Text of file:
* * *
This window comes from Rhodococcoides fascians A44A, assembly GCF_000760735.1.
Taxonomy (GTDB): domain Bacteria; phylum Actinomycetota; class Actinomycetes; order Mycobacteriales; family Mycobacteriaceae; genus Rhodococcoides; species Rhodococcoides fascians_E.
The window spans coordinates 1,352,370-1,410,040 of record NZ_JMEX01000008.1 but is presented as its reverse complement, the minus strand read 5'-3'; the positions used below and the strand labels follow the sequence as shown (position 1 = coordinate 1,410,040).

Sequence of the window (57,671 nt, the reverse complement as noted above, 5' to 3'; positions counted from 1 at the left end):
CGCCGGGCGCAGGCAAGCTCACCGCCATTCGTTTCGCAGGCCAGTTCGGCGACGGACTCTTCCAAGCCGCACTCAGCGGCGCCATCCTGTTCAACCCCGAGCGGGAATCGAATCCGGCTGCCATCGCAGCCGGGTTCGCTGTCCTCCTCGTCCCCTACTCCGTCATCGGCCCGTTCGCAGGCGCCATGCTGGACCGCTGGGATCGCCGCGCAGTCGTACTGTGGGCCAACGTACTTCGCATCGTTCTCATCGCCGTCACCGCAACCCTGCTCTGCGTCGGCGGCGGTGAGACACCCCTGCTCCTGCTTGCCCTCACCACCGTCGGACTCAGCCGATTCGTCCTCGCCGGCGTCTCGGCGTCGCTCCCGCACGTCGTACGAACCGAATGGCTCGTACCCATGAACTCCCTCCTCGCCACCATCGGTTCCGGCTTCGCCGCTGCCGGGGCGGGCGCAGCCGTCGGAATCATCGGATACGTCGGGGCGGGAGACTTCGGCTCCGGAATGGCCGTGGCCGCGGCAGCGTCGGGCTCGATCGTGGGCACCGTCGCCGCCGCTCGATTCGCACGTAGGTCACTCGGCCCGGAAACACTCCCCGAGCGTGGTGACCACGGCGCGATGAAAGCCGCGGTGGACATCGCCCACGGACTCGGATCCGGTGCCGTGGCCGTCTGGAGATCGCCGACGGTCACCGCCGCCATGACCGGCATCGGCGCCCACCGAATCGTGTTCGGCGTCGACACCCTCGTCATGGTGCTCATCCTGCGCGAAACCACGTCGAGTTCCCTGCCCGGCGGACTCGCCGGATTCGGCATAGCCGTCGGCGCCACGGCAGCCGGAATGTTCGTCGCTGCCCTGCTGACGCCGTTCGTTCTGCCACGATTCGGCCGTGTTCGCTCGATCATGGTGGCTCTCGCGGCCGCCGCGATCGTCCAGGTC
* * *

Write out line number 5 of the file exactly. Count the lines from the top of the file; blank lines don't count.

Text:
CGCCGGGCGCAGGCAAGCTCACCGCCATTCGTTTCGCAGGCCAGTTCGGCGACGGACTCTTCCAAGCCGCACTCAGCGGCGCCATCCTGTTCAACCCCGAGCGGGAATCGAATCCGGCTGCCATCGCAGCCGGGTTCGCTGTCCTCCTCGTCCCCTACTCCGTCATCGGCCCGTTCGCAGGCGCCATGCTGGACCGCTGGGATCGCCGCGCAGTCGTACTGTGGGCCAACGTACTTCGCATCGTTCTCATCGCCGTCACCGCAACCCTGCTCTGCGTCGGCGGCGGTGAGACACCCCTGCTCCTGCTTGCCCTCACCACCGTCGGACTCAGCCGATTCGTCCTCGCCGGCGTCTCGGCGTCGCTCCCGCACGTCGTACGAACCGAATGGCTCGTACCCATGAACTCCCTCCTCGCCACCATCGGTTCCGGCTTCGCCGCTGCCGGGGCGGGCGCAGCCGTCGGAATCATCGGATACGTCGGGGCGGGAGACTTCGGCTCCGGAATGGCCGTGGCCGCGGCAGCGTCGGGCTCGATCGTGGGCACCGTCGCCGCCGCTCGATTCGCACGTAGGTCACTCGGCCCGGAAACACTCCCCGAGCGTGGTGACCACGGCGCGATGAAAGCCGCGGTGGACATCGCCCACGGACTCGGATCCGGTGCCGTGGCCGTCTGGAGATCGCCGACGGTCACCGCCGCCATGACCGGCATCGGCGCCCACCGAATCGTGTTCGGCGTCGACACCCTCGTCATGGTGCTCATCCTGCGCGAAACCACGTCGAGTTCCCTGCCCGGCGGACTCGCCGGATTCGGCATAGCCGTCGGCGCCACGGCAGCCGGAATGTTCGTCGCTGCCCTGCTGACGCCGTTCGTTCTGCCACGATTCGGCCGTGTTCGCTCGATCATGGTGGCTCTCGCGGCCGCCGCGATCGTCCAGGTC